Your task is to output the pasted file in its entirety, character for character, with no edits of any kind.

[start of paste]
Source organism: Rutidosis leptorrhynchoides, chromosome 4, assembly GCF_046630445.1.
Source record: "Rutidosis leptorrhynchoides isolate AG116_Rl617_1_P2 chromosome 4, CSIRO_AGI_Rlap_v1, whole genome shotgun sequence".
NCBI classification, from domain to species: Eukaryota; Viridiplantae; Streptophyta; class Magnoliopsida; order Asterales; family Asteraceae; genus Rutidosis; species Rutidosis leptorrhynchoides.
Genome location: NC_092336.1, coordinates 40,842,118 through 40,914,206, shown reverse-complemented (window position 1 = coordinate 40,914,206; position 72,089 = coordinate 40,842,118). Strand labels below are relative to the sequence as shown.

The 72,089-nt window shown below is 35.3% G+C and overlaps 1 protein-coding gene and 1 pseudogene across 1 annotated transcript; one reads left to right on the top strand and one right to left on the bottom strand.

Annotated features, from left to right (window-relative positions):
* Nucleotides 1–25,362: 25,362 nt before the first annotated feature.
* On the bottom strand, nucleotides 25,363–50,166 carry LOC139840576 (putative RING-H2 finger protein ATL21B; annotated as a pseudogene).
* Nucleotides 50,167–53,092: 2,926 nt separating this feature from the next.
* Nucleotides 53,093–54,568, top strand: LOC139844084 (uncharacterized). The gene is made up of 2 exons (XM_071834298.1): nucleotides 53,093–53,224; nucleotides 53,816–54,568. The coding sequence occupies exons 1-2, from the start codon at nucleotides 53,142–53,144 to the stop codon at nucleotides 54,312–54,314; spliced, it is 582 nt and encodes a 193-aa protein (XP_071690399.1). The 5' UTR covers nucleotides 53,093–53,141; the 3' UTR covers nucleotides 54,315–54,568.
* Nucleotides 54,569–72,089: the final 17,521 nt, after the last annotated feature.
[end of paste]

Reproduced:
Source organism: Rutidosis leptorrhynchoides, chromosome 4, assembly GCF_046630445.1.
Source record: "Rutidosis leptorrhynchoides isolate AG116_Rl617_1_P2 chromosome 4, CSIRO_AGI_Rlap_v1, whole genome shotgun sequence".
NCBI classification, from domain to species: Eukaryota; Viridiplantae; Streptophyta; class Magnoliopsida; order Asterales; family Asteraceae; genus Rutidosis; species Rutidosis leptorrhynchoides.
Genome location: NC_092336.1, coordinates 40,842,118 through 40,914,206, shown reverse-complemented (window position 1 = coordinate 40,914,206; position 72,089 = coordinate 40,842,118). Strand labels below are relative to the sequence as shown.

The 72,089-nt window shown below is 35.3% G+C and overlaps 1 protein-coding gene and 1 pseudogene across 1 annotated transcript; one reads left to right on the top strand and one right to left on the bottom strand.

Annotated features, from left to right (window-relative positions):
* Nucleotides 1–25,362: 25,362 nt before the first annotated feature.
* On the bottom strand, nucleotides 25,363–50,166 carry LOC139840576 (putative RING-H2 finger protein ATL21B; annotated as a pseudogene).
* Nucleotides 50,167–53,092: 2,926 nt separating this feature from the next.
* Nucleotides 53,093–54,568, top strand: LOC139844084 (uncharacterized). The gene is made up of 2 exons (XM_071834298.1): nucleotides 53,093–53,224; nucleotides 53,816–54,568. The coding sequence occupies exons 1-2, from the start codon at nucleotides 53,142–53,144 to the stop codon at nucleotides 54,312–54,314; spliced, it is 582 nt and encodes a 193-aa protein (XP_071690399.1). The 5' UTR covers nucleotides 53,093–53,141; the 3' UTR covers nucleotides 54,315–54,568.
* Nucleotides 54,569–72,089: the final 17,521 nt, after the last annotated feature.